It’s a great build that’s definitely worth a closer look, and you can do just that at 3D’s photostream via the link in the text above, where an array of other excellent Lego cars can also be found.
Finally, if you’re a member of the Teslarati (or would like to raise awareness of the abuses occurring in their supply chain with those that are), take a look here and talk about it every time someone evangelises on Tesla’s behalf.
Green, ugly, and ruining beloved institutions, the Grinch and the Lamborghini Urus are, in this writer’s eyes, effectively the same thing.
Of course Lamborghini will sell more hateful Uruses than the rest of their range combined, such is the current automotive fashion, but this writer still violently dislikes every fibre of the damn thing.
Not so TLCB Master MOCer Lachlan Cameron (aka loxlego), who has recreated the automotive grinch in Technic form. And he has – begrudgingly – built an awesome model as a result.
Powered by the BuWizz 3.0 bluetooth battery, Lachlan’s Urus features remote control steering and all-wheel-drive, a V8 engine, working suspension, opening doors, hood and trunk, and – just like many real Urus customers, who somehow don’t consider Lamborghini’s travesty obnoxious enough – custom wheels and ‘carbon fibre’ bodywork accessories.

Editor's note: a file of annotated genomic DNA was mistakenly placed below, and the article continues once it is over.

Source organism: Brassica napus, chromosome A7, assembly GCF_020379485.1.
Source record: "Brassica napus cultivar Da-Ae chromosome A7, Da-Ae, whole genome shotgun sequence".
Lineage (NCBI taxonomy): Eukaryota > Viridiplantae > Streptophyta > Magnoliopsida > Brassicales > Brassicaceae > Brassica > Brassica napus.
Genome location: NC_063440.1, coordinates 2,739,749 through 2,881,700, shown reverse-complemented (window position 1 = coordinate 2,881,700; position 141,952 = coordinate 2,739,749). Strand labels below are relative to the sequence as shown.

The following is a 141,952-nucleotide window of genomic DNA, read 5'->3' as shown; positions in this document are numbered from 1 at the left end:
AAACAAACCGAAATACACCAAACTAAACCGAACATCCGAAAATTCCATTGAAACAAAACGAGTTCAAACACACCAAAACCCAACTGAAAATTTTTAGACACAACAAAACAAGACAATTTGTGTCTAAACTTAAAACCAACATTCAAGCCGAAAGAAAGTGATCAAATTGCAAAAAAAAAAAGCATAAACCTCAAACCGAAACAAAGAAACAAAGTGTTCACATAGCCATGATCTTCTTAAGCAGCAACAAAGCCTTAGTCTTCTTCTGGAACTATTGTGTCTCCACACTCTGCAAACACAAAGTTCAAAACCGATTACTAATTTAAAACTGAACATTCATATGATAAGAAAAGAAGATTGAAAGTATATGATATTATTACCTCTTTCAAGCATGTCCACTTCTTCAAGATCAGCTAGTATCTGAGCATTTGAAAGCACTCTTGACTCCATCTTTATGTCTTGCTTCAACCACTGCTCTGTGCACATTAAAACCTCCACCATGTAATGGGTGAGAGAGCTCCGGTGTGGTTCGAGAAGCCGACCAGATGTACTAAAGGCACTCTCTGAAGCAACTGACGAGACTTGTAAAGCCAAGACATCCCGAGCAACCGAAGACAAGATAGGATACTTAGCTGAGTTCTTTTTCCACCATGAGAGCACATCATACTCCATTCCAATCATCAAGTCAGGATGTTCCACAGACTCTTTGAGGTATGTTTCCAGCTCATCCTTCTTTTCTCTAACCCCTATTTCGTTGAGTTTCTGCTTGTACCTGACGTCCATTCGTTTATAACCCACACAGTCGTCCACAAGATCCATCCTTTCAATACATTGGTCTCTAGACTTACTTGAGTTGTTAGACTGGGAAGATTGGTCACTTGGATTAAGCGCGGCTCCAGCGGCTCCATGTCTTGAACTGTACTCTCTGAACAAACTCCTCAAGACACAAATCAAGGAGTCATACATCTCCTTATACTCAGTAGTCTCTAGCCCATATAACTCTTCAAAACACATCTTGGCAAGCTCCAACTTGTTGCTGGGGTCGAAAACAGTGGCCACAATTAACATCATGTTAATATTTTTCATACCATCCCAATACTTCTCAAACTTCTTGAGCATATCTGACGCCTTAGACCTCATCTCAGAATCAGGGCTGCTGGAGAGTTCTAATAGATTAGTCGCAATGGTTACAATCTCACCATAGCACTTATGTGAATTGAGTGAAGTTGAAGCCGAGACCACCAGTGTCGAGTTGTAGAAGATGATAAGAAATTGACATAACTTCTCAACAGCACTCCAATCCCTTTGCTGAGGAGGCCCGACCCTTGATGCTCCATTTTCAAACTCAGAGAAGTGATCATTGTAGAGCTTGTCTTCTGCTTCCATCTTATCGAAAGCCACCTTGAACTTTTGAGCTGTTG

Further fantastic photography and a link to building instructions can be found at Lachlan’s Lamborghini Urus album on Flickr. Click the final link to see more of the vehicular Grinch, or those above to learn more about the builder of this model, and the excellent third-party battery that’s powering it.
Surprising supercar revelation of the day; the legendary Lamborghini Countach was… rubbish.